Blanton finished sixth overall in the 2005 Rookie of the Year vote. His teammate, closer Huston Street, won the award and went on to record 324 saves in his career. In second place was Robinson Cano, who despite his recent PED suspension, probably still has a shot at the Hall of Fame. In third, fourth, and fifth place above Blanton were Jonny Gomes, Tadahito Iguchi, and Gustavo Chacin, who more or less illustrate the famous line: “There are rich teams, and there are poor teams. Then there’s 50 feet of crap. And then there’s us.”

Like Gomes, Iguchi, and Chacin, Blanton’s first season was much better than almost everything else he ever accomplished. But unlike them, his career had a second act. After nearly a decade as a below-average innings eater, Joe Blanton was released in 2014, and he initially retired. Then, after working out with Zach Duke, he decided to give it another try.

In fact, in 2015, Blanton became a teammate of Guthrie’s, working out of the Royals bullpen, though they sent him to the Pirates at the trade deadline as the Pirates tooled up for the stretch run. The following year, Blanton was in Los Angeles, leading the bullpen in appearances and innings pitched while setting up the brilliant Kenley Jansen. He appeared in four of the Dodgers’ five games against the Washington Nationals in the NLDS, throwing five scoreless innings as the Dodgers advanced.

But he gave up a grand slam in the bottom of the eighth inning in Game 1 of the NLCS against the Cubs, and a two-run homer to Addison Russell in Game 5, recording the loss in both cases as the Cubs won the series 4-2. With a 5.68 ERA in the Nationals pen in 2017, he finally came to the end of his time in the major leagues.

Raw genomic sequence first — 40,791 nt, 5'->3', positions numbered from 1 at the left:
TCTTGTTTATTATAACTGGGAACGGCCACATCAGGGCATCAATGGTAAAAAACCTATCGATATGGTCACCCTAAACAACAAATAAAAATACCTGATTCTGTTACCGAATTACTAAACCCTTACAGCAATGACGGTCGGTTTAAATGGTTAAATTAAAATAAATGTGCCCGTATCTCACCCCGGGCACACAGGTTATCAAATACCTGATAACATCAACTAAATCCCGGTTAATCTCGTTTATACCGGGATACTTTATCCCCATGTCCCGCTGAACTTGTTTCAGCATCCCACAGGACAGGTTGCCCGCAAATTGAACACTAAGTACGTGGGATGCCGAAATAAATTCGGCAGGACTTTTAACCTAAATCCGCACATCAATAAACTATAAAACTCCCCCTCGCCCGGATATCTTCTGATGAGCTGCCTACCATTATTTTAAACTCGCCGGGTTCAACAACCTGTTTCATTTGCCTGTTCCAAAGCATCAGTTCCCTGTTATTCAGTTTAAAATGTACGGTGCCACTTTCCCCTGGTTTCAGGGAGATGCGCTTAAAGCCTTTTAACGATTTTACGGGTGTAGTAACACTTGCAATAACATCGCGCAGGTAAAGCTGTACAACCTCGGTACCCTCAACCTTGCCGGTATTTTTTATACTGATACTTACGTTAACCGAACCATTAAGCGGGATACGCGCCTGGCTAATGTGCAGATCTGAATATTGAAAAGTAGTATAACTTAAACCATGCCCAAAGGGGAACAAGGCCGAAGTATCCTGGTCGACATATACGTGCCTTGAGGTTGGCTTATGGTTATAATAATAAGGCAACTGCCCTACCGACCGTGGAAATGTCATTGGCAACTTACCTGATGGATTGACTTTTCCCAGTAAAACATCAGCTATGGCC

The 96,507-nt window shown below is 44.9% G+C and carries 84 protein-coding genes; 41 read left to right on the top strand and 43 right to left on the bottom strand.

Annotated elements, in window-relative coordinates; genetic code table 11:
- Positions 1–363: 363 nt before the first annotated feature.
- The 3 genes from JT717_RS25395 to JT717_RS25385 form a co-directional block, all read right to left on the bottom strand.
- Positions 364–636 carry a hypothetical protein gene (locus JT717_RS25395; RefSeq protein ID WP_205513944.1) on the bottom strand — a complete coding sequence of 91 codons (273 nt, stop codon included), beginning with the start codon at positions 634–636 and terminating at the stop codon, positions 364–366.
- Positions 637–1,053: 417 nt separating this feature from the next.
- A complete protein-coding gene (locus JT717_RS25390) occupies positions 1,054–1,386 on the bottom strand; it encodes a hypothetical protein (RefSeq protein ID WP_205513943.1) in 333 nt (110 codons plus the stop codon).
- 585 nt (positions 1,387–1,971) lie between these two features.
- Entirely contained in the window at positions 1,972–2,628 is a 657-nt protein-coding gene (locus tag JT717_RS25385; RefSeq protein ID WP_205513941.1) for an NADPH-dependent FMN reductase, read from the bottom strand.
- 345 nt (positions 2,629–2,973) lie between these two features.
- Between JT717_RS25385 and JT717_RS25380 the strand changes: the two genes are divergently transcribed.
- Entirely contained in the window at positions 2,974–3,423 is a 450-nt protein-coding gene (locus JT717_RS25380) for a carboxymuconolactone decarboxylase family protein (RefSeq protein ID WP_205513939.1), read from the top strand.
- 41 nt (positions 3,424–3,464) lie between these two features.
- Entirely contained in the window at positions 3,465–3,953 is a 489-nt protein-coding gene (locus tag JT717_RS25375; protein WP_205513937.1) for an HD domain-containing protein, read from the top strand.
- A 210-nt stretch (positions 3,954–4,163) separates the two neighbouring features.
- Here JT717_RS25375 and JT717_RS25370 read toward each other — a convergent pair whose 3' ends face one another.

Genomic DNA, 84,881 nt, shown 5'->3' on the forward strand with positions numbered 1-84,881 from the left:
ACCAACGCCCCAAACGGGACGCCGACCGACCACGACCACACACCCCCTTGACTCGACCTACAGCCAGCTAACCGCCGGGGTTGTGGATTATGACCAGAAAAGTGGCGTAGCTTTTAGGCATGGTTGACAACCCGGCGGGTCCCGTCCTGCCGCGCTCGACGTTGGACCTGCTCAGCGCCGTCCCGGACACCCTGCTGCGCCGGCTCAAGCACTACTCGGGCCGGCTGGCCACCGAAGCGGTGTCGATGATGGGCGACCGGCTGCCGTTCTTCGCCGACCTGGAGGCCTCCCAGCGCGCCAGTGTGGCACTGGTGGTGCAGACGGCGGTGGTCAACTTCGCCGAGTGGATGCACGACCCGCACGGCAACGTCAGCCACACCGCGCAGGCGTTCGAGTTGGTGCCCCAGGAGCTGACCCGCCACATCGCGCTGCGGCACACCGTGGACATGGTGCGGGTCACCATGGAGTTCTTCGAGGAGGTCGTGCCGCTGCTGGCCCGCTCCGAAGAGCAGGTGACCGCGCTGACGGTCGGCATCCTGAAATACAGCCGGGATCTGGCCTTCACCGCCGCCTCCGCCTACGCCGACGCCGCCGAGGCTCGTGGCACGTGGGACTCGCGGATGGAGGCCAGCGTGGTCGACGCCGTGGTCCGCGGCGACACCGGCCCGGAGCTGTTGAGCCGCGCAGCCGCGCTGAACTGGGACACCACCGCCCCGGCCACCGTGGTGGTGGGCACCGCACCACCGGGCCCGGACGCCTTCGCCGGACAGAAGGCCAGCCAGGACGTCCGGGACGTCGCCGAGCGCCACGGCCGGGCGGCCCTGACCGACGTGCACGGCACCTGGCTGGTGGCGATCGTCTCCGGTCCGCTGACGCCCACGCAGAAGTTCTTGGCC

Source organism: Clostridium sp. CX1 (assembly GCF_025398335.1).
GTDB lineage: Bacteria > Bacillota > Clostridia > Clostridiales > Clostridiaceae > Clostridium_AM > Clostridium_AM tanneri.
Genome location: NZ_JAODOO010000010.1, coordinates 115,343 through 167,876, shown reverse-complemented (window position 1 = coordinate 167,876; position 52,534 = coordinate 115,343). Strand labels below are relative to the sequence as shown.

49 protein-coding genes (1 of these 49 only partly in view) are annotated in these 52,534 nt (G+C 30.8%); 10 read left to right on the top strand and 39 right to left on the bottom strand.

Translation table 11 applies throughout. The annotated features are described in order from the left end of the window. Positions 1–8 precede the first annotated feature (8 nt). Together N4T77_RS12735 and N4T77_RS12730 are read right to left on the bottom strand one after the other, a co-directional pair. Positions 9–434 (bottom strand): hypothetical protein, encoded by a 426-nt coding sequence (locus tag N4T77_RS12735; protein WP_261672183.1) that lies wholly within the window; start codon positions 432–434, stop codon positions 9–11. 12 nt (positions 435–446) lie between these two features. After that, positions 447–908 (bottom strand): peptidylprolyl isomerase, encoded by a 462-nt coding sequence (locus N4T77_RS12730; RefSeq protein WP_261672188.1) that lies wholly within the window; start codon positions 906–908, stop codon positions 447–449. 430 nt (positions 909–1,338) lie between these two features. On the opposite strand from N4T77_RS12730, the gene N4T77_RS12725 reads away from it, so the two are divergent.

Blanton’s next career is his wine label, Selah Wines. As their website notes, the exact meaning of the word Selah in biblical Hebrew is unknown, but “it is most often interpreted to mean ‘to pause or to reflect.'” He’s earned it.

Lohse, Suppan, Guthrie, Nolasco, and Blanton threw a combined total of 10,495 innings in the big leagues. For the most part — excepting moments of bliss like Suppan’s half-year in Pittsburgh in 2003, and Blanton’s rookie 2005, and Nolasco’s one good year in 2008 — those innings were neither good nor bad. They may have been mediocre in aggregate, but these guys weren’t throwing a textbook quality start every time. When they took the bump, they experienced occasional success, and a little more frequently, they got shelled.

But they still kept taking the ball every fifth day. They were steadfast, reliable, and occasionally they took their team on their shoulders and won a round of the playoffs almost by themselves. As Will Leitch wrote about Suppan:

Jeff Suppan, who retired yesterday, was the sort of pitcher who makes you think pitching must not be that hard. He didn’t throw hard, he didn’t have a great breaking ball, he didn’t have a deceptive motion, he didn’t do much at all, really. He seemed to just take the ball and throw it. He did that over and over and over. He wasn’t that great at it, all told. But he did it for 17 years. Part of me wonders if it’s not more impressive to do something mediocre for 17 years than to do something amazing for two.